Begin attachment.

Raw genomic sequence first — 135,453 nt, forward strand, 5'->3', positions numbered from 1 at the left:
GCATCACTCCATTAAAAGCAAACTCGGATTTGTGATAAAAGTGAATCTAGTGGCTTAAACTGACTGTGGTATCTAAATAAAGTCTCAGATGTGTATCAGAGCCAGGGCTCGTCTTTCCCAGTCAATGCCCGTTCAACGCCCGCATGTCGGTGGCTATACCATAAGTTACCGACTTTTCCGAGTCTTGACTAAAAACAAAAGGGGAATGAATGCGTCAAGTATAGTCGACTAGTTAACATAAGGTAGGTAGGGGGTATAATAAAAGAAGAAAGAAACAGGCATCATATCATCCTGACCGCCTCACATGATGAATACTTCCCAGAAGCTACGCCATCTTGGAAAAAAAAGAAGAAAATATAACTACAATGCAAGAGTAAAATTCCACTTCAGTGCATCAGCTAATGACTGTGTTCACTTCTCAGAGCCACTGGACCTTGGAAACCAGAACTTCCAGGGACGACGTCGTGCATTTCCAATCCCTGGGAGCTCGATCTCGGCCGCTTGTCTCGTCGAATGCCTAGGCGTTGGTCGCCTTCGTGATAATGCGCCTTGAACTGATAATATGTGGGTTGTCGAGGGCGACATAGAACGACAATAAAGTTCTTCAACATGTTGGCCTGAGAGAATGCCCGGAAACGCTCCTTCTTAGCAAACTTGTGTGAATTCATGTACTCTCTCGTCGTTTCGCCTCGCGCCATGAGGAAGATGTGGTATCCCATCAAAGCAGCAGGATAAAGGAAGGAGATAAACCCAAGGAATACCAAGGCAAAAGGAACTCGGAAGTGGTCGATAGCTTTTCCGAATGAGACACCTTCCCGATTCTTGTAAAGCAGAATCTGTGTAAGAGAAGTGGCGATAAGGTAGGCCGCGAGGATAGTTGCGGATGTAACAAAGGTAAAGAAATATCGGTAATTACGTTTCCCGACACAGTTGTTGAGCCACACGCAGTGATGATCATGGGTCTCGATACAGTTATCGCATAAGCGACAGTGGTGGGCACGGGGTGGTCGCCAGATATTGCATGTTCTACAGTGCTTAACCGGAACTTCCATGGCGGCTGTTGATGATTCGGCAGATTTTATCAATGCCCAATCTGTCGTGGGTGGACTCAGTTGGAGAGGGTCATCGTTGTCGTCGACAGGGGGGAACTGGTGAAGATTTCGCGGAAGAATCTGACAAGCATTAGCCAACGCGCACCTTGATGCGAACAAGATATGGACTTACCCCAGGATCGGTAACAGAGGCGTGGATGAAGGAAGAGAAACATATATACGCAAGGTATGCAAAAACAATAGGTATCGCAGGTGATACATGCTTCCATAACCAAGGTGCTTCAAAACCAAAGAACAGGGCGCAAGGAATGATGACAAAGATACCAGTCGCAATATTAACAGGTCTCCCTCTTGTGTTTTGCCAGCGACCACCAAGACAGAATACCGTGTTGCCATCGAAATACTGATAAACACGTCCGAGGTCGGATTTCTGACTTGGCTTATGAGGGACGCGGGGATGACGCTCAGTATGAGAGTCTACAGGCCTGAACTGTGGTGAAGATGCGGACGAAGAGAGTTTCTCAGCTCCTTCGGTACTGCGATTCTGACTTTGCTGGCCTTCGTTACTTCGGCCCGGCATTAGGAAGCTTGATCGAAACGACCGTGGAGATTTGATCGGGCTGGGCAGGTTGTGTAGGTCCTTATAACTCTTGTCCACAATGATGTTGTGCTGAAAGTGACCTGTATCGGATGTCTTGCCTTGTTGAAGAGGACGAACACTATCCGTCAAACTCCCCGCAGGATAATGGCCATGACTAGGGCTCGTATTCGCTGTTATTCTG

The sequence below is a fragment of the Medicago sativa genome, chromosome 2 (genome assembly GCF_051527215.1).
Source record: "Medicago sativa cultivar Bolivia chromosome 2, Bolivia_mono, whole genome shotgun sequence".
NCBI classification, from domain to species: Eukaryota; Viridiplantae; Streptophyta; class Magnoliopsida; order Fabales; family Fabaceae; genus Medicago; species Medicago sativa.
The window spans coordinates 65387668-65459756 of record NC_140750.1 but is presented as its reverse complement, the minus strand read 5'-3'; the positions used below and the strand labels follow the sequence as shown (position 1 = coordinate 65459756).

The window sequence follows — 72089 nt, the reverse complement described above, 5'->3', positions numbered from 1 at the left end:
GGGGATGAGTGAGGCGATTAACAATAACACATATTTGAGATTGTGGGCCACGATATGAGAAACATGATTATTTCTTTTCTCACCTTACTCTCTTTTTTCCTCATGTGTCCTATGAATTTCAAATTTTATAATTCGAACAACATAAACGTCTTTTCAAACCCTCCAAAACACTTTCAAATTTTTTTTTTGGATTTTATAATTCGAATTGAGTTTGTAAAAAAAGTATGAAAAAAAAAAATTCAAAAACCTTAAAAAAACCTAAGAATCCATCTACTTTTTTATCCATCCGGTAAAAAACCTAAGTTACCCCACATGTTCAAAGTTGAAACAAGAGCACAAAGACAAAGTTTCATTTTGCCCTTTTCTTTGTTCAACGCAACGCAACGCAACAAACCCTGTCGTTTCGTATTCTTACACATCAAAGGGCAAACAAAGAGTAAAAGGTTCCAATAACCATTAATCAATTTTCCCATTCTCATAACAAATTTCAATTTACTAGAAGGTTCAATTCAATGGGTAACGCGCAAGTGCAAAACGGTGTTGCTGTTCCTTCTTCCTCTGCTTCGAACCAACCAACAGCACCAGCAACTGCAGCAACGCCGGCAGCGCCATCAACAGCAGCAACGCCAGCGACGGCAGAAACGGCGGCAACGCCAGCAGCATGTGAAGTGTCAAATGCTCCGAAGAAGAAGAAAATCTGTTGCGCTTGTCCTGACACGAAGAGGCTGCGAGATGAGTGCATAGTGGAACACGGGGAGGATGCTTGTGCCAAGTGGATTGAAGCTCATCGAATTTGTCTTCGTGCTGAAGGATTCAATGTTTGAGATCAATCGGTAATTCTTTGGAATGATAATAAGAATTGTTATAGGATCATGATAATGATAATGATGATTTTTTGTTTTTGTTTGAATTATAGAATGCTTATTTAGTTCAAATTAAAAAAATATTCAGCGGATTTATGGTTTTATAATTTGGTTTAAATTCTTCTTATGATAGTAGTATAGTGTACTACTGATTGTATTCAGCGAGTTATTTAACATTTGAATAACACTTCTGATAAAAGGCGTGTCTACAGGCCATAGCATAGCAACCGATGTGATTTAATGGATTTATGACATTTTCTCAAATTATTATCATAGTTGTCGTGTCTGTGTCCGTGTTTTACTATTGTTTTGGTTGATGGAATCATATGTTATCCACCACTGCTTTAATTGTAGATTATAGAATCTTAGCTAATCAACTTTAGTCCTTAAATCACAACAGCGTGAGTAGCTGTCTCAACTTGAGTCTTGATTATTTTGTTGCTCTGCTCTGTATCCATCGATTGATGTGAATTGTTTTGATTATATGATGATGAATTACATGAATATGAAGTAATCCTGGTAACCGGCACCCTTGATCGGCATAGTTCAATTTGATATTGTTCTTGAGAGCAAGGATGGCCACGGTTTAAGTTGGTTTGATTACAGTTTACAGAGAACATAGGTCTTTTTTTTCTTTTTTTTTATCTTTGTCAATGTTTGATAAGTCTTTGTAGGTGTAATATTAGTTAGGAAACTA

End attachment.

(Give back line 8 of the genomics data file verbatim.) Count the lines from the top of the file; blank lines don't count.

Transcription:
GGGGATGAGTGAGGCGATTAACAATAACACATATTTGAGATTGTGGGCCACGATATGAGAAACATGATTATTTCTTTTCTCACCTTACTCTCTTTTTTCCTCATGTGTCCTATGAATTTCAAATTTTATAATTCGAACAACATAAACGTCTTTTCAAACCCTCCAAAACACTTTCAAATTTTTTTTTTGGATTTTATAATTCGAATTGAGTTTGTAAAAAAAGTATGAAAAAAAAAAATTCAAAAACCTTAAAAAAACCTAAGAATCCATCTACTTTTTTATCCATCCGGTAAAAAACCTAAGTTACCCCACATGTTCAAAGTTGAAACAAGAGCACAAAGACAAAGTTTCATTTTGCCCTTTTCTTTGTTCAACGCAACGCAACGCAACAAACCCTGTCGTTTCGTATTCTTACACATCAAAGGGCAAACAAAGAGTAAAAGGTTCCAATAACCATTAATCAATTTTCCCATTCTCATAACAAATTTCAATTTACTAGAAGGTTCAATTCAATGGGTAACGCGCAAGTGCAAAACGGTGTTGCTGTTCCTTCTTCCTCTGCTTCGAACCAACCAACAGCACCAGCAACTGCAGCAACGCCGGCAGCGCCATCAACAGCAGCAACGCCAGCGACGGCAGAAACGGCGGCAACGCCAGCAGCATGTGAAGTGTCAAATGCTCCGAAGAAGAAGAAAATCTGTTGCGCTTGTCCTGACACGAAGAGGCTGCGAGATGAGTGCATAGTGGAACACGGGGAGGATGCTTGTGCCAAGTGGATTGAAGCTCATCGAATTTGTCTTCGTGCTGAAGGATTCAATGTTTGAGATCAATCGGTAATTCTTTGGAATGATAATAAGAATTGTTATAGGATCATGATAATGATAATGATGATTTTTTGTTTTTGTTTGAATTATAGAATGCTTATTTAGTTCAAATTAAAAAAATATTCAGCGGATTTATGGTTTTATAATTTGGTTTAAATTCTTCTTATGATAGTAGTATAGTGTACTACTGATTGTATTCAGCGAGTTATTTAACATTTGAATAACACTTCTGATAAAAGGCGTGTCTACAGGCCATAGCATAGCAACCGATGTGATTTAATGGATTTATGACATTTTCTCAAATTATTATCATAGTTGTCGTGTCTGTGTCCGTGTTTTACTATTGTTTTGGTTGATGGAATCATATGTTATCCACCACTGCTTTAATTGTAGATTATAGAATCTTAGCTAATCAACTTTAGTCCTTAAATCACAACAGCGTGAGTAGCTGTCTCAACTTGAGTCTTGATTATTTTGTTGCTCTGCTCTGTATCCATCGATTGATGTGAATTGTTTTGATTATATGATGATGAATTACATGAATATGAAGTAATCCTGGTAACCGGCACCCTTGATCGGCATAGTTCAATTTGATATTGTTCTTGAGAGCAAGGATGGCCACGGTTTAAGTTGGTTTGATTACAGTTTACAGAGAACATAGGTCTTTTTTTTCTTTTTTTTTATCTTTGTCAATGTTTGATAAGTCTTTGTAGGTGTAATATTAGTTAGGAAACTA